CARB's Mary Nichols Addresses Automaker's  Split Support for California's Emissions Waiver

Issue: 
Mary Nichols

With a commitment to achieving 100 percent clean energy by 2045 amongst other bold climate targets, Los Angeles—and California as a state—is a leader in its support for the green economy. At the Veloz Forum on November 6, 2019, Mary Nichols, chair of the California Air Resources Board, gave her remarks on the state’s ongoing regulatory battles with the federal government over the California's efforts on air quality and climate action, as well as her confidence that—with the right support—electric vehicles will continue to drive markets and innovation to fuel the clean energy economy.

If you're following the news, you know that we are under siege, in some respects, as a result of our disagreements with the Trump administration about California’s climate program and whether we can have a climate program at all. I'm pleased to say that not only do we but we have unanimity on the part of our legislature and our governor, and commitment on the part of the entire state and many of our cities including the city of Los Angeles. They have been a real leader among cities and have a mayor who is a leader among mayor's in continuing to insist that this is the quintessential environmental issue of our time, that we are going to take action, and continue to take action. However, we need to do it.

These people and these organizations that you see before you are all heroes. They're all active by virtue of being a part of being a part of Veloz. You might notice that some organizations who are listed out there are both supporters of Veloz and working with us on this really remarkable—in fact, as far as I know—unique, voluntary program to promote a successful electric zero emission vehicle market. And yet, at the same time, there's at least one can I recognize there and maybe more, who are actually suing us at the same time.

It's important to recognize that it's a transitional time, because part of our society and part of our economy is still stuck in the old way of doing things, and part of that is not. It's kind of painful to realize that—especially to be in a position like mine—where we're here celebrating progress and working to find ways to accelerate the movement to electric vehicles. And at the same time, we're fighting in federal court over whether California has the right at all to be doing what we're doing.

I just want to say that we can all learn to do two things at the same time and maybe think even too inconsistent thoughts at the same time. We're going to continue to fight, we're going to continue to litigate, we believe we're going to win. We're very sad that we have to be in that position, but we do what we have to do as we have for decades now. And at the same time, we're going to model new and better ways of doing things, which include being part of Veloz. For those of you who are here this morning, each and every one of you individually, I want to thank you for being here and for what you're doing.

I'm so old, I'm not even a boomer. Recently, the latest thing to say is ‘okay boomer’ to some stupid older person…[inaudible 10:04]…pay any attention to because we all know that the future is being brought to us by people of Gen Z and beyond. But at the same time, we didn't get here without a struggle. The fact that we have the wonderful vehicles that we have today is in considerable part due to the fact that California—asserting its authority and overcame litigation and political opposition at the highest level over a period of years—eventually won on our right to set a zero emission vehicle standard as part of our overall air quality program. Our air is cleaner as a result of that, we know it is. Anybody who grew up here or who moved here even 10 years ago, knows that it is. Yet at the same time, we continue to have to refight some of the same old wars. But hopefully, we'll get it right at some point and break through that cycle and being able to move on.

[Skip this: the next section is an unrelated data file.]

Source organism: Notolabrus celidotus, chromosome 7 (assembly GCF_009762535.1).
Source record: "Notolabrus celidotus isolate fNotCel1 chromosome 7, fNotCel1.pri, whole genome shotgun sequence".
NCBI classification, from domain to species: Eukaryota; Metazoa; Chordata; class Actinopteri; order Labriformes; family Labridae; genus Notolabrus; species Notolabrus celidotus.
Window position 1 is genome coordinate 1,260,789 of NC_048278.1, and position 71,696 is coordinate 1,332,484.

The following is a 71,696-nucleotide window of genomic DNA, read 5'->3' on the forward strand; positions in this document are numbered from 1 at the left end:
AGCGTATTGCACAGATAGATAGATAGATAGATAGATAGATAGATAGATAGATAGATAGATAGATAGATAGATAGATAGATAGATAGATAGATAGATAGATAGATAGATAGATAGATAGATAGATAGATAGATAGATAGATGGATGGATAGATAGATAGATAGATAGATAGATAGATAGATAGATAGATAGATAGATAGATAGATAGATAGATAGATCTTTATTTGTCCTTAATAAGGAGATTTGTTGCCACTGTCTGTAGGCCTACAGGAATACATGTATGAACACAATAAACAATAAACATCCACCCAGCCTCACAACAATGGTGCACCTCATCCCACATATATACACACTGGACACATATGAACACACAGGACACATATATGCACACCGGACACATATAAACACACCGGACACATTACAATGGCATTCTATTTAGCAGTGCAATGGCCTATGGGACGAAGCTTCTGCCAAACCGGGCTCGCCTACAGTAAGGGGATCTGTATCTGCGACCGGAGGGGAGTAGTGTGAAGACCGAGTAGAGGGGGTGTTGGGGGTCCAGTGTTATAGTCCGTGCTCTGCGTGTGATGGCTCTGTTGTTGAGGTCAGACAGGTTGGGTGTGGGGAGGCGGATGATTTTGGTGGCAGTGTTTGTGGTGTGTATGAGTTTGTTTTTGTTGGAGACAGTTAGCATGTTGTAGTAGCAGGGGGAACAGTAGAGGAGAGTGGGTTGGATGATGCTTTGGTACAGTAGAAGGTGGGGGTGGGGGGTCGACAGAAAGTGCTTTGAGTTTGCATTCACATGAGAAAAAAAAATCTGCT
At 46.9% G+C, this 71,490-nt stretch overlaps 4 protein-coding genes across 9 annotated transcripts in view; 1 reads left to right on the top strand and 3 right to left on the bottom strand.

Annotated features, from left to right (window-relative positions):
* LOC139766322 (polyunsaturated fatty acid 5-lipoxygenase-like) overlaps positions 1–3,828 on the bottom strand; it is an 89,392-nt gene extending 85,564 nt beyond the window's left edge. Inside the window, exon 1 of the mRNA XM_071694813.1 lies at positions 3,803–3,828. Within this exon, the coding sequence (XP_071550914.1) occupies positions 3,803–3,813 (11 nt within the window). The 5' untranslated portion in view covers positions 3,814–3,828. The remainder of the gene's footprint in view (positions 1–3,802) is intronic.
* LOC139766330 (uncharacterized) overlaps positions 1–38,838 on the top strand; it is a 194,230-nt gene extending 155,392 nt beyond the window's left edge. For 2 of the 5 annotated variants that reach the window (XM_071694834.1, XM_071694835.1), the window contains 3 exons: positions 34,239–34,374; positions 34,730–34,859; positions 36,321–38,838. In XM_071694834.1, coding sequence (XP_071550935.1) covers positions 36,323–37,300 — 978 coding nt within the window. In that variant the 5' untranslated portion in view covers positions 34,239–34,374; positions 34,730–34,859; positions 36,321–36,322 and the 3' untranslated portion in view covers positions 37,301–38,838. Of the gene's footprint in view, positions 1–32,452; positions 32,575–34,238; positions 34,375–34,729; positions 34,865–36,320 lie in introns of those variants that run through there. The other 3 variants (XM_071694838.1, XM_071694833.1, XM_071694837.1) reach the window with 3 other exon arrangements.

I want to say that we're committed as we are to the success of the zero emission vehicle, and that includes a commitment to pushing in every way we can, including through incentives. We want to make sure that we're also trying to move the industry as a whole in the direction of where they need to go, so it isn't enough to just sit back and rely on the fact that it's inevitable that the electric vehicle is going to succeed. It may be inevitable, but if it’s 50 year from now, that's not good enough. If it happens even a decade from now, it's not good enough. We have got to start moving further, faster, and more effectively than we have before.

One of our major partners in that has been the electric utilities in the state of California who understood and persevered early on in a vision of electrification for our transportation system. They recognized that there's possibly a tremendous synergy between what they have historically done in terms of providing infrastructure that allowed for our cities to exist and to grow, and the potential for what they could be in the future as their market changes just like everybody else's is changing. Being able to recognize what's coming as inevitable, but also then to seize upon it and help make it happen is the is the key to all of this.

 

“Being able to recognize what's coming as inevitable, but also then to seize upon it and help make it happen is the is the key to all of this.”—Mary Nichols

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